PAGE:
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Publication numberUS4874731 A
Publication typeGrant
Application numberUS 07/107,604
Publication dateOct 17, 1989
Filing dateOct 13, 1987
Priority dateOct 13, 1987
Fee statusLapsed
Publication number07107604, 107604, US 4874731 A, US 4874731A, US-A-4874731, US4874731 A, US4874731A
InventorsJ. W. Adriaan Sachtler, R. Joe Lawson
Original AssigneeUop
Export CitationBiBTeX, EndNote, RefMan
External Links: USPTO, USPTO Assignment, Espacenet
Catalyst for the isomerization of aromatics
US 4874731 A
An improved catalyst for the isomerization of non-equilibrium C8 aromatics is presented which utilizes a novel catalytic composition. This catalyst comprises a Group VIII metal component, a bismuth component, and crystalline aluminosilicate zeolite having a silica to alumina ratio of at least 12. An isomerization process is also disclosed which has a particular utility for the conversion of ethylbenzene without the deleterious loss of xylene.
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What is claimed is:
1. An isomerization catalyst useful for the isomerization of C8 aromatics and conversion of ethylbenzene comprising 2 to 60 wt. % of a pentasil zeolite, 0.05 to 3 wt. % platinum, 0.1 to 2 wt. % bismuth, and an alumina binder.
2. The catalyst of claim 1 further characterized in that the alumina comprises gamma-alumina.
3. The catalyst of claim 1 further characterized in that the pentasil zeolite is selected from the group consisting of ZSM-5, ZSM-8, ZSM-11, ZSM-12, ZSM-23, and ZSM-35.
4. The catalyst of claim 1 further characterized in that the pentasil zeolite is hydrogen form ZSM-5.
5. The catalyst of claim 1 further characterized in that the pentasil zeolite is a gallosilicate.
6. The catalyst of claim 1 further characterized in that the bismuth component is first intimately admixed with the alumina binder prior to combining the pentasil zeolite.
7. A method of preparing a hydrocarbon conversion catalyst comprising commingling a pentasil zeolite, a platinum component, a bismuth component, and an alumina binder to form a shaped catalyst composite.
8. The catalyst of claim 1 further characterized in that the alumina binder is formed by the oil drop method.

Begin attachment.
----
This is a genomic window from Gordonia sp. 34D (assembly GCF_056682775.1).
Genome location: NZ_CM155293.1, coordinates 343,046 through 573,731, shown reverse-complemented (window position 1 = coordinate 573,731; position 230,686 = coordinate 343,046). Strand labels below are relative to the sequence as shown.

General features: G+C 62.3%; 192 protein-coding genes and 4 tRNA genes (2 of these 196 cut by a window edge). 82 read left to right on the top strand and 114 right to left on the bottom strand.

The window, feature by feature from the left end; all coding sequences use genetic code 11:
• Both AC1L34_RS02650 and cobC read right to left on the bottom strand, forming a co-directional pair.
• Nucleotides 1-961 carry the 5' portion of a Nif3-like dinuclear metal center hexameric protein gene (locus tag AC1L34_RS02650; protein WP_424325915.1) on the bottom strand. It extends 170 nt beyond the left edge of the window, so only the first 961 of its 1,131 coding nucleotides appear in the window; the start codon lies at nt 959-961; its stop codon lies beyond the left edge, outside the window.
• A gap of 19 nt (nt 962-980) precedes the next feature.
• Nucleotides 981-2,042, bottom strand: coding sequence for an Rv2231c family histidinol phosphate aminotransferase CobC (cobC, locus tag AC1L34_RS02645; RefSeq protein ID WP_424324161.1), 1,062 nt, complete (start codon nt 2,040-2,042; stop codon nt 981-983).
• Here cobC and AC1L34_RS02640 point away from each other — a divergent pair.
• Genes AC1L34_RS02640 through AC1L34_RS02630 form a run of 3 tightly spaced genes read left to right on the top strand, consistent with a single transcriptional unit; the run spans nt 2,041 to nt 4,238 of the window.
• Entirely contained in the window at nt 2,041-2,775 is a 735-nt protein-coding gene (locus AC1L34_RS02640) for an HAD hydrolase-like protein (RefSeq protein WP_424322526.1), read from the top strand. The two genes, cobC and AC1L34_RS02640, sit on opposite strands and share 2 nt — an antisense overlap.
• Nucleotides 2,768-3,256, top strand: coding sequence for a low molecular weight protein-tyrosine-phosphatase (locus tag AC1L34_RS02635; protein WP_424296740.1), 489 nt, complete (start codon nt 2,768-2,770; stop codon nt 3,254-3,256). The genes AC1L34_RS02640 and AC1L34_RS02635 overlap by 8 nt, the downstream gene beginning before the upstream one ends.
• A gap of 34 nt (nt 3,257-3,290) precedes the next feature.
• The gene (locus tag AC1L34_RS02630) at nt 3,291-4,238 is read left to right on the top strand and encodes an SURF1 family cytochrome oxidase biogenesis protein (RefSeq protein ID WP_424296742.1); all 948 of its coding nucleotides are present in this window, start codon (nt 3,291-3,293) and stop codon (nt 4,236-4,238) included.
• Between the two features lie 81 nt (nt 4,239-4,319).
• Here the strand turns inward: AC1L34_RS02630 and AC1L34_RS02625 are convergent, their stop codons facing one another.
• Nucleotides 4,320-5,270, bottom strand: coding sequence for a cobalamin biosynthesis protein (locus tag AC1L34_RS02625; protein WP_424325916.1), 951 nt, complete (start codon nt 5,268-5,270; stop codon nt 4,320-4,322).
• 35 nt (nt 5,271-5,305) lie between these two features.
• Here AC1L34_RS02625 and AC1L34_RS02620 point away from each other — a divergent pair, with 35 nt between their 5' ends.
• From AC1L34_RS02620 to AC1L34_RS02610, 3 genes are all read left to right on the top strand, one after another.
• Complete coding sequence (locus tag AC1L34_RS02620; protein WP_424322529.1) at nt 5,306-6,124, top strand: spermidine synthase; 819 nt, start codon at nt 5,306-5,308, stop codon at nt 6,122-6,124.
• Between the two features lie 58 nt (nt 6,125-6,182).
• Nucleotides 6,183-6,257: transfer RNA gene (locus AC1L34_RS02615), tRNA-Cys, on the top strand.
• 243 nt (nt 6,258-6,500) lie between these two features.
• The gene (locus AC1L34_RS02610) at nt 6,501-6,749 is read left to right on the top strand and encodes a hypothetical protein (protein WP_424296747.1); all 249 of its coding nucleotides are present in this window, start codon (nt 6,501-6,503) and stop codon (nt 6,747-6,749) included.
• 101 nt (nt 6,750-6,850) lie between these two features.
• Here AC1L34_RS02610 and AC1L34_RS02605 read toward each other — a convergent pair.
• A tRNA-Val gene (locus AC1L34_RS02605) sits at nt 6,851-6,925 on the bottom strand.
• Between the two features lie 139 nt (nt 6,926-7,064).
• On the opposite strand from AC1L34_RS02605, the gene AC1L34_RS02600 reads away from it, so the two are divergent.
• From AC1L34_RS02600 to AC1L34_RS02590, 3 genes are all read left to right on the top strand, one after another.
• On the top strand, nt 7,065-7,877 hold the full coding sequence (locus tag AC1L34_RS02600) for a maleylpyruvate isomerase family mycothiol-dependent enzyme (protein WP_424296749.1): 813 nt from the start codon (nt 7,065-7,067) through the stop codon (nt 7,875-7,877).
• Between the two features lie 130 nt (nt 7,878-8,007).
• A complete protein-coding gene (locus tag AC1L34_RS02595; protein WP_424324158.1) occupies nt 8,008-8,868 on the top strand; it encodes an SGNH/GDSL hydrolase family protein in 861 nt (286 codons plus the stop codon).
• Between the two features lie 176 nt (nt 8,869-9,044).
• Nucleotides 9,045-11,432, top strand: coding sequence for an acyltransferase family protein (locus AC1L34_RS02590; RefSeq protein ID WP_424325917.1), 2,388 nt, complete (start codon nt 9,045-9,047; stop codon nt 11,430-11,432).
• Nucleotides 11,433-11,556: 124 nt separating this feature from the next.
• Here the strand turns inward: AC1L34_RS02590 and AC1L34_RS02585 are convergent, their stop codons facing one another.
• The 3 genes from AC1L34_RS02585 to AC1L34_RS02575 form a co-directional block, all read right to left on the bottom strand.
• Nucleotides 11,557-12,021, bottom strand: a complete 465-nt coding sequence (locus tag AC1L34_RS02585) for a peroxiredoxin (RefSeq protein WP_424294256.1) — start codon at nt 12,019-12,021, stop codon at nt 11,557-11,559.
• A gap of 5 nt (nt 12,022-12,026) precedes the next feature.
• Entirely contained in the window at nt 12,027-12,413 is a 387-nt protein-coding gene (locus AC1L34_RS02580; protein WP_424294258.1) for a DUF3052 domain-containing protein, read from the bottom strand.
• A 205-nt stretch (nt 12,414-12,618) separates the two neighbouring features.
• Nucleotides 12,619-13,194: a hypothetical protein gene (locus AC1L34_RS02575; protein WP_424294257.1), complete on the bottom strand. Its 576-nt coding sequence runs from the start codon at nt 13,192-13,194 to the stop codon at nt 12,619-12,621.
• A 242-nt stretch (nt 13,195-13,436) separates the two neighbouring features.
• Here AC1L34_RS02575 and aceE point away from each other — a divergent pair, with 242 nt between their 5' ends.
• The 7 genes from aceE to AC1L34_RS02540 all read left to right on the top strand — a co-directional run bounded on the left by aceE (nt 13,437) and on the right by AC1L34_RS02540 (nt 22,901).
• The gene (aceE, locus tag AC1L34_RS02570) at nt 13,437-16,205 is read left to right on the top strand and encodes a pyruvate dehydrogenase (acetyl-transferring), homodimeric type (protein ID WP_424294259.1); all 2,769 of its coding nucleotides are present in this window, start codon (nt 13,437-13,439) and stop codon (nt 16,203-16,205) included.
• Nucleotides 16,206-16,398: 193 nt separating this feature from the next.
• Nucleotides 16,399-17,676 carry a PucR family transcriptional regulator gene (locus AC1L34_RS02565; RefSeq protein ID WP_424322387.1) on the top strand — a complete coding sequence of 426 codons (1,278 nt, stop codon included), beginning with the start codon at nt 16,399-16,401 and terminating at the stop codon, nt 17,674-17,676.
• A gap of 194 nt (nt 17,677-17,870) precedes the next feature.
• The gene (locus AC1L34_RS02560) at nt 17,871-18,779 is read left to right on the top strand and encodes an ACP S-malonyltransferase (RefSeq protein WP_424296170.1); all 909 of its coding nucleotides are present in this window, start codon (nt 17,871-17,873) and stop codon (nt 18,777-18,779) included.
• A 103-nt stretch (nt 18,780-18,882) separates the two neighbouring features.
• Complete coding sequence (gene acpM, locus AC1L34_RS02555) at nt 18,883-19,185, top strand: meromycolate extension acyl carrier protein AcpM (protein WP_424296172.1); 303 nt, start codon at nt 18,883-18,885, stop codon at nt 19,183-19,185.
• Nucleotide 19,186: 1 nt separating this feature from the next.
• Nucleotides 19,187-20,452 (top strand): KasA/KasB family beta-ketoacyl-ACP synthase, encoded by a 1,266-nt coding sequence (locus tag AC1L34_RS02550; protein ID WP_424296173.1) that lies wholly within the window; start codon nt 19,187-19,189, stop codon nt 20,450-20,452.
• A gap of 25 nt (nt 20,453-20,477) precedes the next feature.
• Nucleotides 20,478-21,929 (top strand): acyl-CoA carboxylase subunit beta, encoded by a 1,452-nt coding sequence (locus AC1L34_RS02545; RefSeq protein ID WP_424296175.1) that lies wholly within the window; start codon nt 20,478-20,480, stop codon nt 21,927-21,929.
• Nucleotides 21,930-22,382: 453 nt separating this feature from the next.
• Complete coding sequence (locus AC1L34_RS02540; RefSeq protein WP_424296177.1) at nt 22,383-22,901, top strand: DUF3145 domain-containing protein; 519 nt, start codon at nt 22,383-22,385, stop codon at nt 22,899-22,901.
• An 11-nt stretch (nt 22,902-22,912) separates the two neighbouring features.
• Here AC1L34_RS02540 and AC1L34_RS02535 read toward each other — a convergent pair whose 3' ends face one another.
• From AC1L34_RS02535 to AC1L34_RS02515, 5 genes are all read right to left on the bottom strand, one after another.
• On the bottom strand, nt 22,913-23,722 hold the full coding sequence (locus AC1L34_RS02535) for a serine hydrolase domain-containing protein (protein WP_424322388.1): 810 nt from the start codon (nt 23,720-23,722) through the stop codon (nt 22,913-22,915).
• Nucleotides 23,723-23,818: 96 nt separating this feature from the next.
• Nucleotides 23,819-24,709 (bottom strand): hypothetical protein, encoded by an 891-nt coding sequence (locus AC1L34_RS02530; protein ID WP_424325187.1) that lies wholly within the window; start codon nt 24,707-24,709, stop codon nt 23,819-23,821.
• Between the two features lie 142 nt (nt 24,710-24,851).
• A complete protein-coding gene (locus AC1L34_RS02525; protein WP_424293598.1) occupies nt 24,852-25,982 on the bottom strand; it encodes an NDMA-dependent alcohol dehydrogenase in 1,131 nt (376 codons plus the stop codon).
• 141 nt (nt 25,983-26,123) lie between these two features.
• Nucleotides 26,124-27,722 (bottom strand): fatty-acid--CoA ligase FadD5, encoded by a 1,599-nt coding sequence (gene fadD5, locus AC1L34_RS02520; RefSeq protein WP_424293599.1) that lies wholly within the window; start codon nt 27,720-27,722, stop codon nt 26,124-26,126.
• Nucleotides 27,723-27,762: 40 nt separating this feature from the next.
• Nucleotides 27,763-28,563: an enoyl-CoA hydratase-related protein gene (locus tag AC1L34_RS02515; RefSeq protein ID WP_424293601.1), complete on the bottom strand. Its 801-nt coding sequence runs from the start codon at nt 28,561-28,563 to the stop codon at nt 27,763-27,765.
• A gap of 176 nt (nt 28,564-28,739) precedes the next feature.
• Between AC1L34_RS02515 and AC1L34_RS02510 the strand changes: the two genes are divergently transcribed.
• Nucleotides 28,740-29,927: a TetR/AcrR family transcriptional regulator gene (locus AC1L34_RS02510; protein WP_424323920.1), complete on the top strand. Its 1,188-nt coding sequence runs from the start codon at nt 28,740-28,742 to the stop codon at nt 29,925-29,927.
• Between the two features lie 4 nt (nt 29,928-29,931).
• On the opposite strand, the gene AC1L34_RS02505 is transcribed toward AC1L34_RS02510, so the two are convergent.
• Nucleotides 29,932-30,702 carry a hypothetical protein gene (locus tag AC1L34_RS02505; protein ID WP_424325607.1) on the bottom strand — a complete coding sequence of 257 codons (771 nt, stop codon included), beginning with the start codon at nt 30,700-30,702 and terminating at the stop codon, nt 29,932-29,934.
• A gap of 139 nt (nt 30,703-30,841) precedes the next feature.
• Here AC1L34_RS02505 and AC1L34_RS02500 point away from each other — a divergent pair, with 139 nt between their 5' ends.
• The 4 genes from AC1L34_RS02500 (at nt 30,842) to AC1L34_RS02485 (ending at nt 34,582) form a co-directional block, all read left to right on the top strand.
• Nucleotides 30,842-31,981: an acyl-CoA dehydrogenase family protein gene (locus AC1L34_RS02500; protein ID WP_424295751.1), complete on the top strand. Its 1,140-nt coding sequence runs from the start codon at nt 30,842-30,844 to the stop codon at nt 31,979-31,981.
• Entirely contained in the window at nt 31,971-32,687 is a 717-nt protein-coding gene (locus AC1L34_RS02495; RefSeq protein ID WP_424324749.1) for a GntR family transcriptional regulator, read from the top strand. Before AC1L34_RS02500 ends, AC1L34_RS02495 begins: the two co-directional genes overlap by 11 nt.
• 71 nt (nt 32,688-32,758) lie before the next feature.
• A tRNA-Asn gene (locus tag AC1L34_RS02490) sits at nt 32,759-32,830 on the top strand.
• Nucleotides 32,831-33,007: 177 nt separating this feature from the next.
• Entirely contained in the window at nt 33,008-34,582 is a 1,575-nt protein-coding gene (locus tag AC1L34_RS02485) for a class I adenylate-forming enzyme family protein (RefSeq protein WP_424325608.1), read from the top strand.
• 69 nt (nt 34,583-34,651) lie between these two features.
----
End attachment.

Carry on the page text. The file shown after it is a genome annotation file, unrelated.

This invention relates to an improved catalyst useful for the catalytic isomerization of xylenes and conversion of ethylbenzene. More specifically, it relates to a catalyst composition comprising a crystalline aluminosilicate zeolite, a bismuth component, a Group VIII metal component, and an inorganic oxide matrix.

Isomerization of xylenes is industrially performed by the steps, in suitable combinations, of isomerizing an aromatic hydrocarbon feedstock containing mainly xylene isomers, separating a specified xylene isomer, normally para-xylene, from the resulting isomerization reaction mixture, and recycling the mixture left after separation. It is industrially significant in this case, for an increased efficiency of the isomerization reaction and a reduced cost of production, to adjust the composition of the xylene isomers in the isomerization reaction product as closely as possible to the thermodynamic equilibrium composition, and to inhibit side-reactions such as the decomposition of xylenes (particularly, by hydrogenation of the benzene ring, dealkylation of a methyl group, and transalkylation).

Many methods for isomerizing xylenes have been suggested in the past and many of them involve the use of a crystalline aluminosilicate zeolite-containing catalyst. Crystalline aluminosilicates generally referred to as zeolites, may be represented by the empirical formula:

M2/n OAl2 O3 xSiO2 yH2 O

in which n is the valence of M which is generally an element of Group I or II, in particular, sodium, potassium, magnesium, calcium, strontium, or barium, and x is generally equal to or greater than 2. Zeolites have skeletal structures which are made up of three-dimensional networks of SiO4 and AlO4 tetrahedra, corner linked to each other by shared oxygen atoms. The greater the proportion of the SiO4 species to the AlO4 species, the better suited the zeolite is for use as a component in isomerization catalysts. Representative zeolites having such high proportion of SiO4 include mordenite and the ZSM variety. In addition to the zeolite component, certain metal promoters and inorganic oxide matrices have been included in isomerization catalyst formulations. Examples of inorganic oxides include silica, alumina, and mixtures thereof. Metal promoters such as Group VIII or Group III metals of the Periodic Table, have been used to provide a dehydrogenation functionality. The acidic function can be supplied by the inorganic oxide matrix, the zeolite, or both.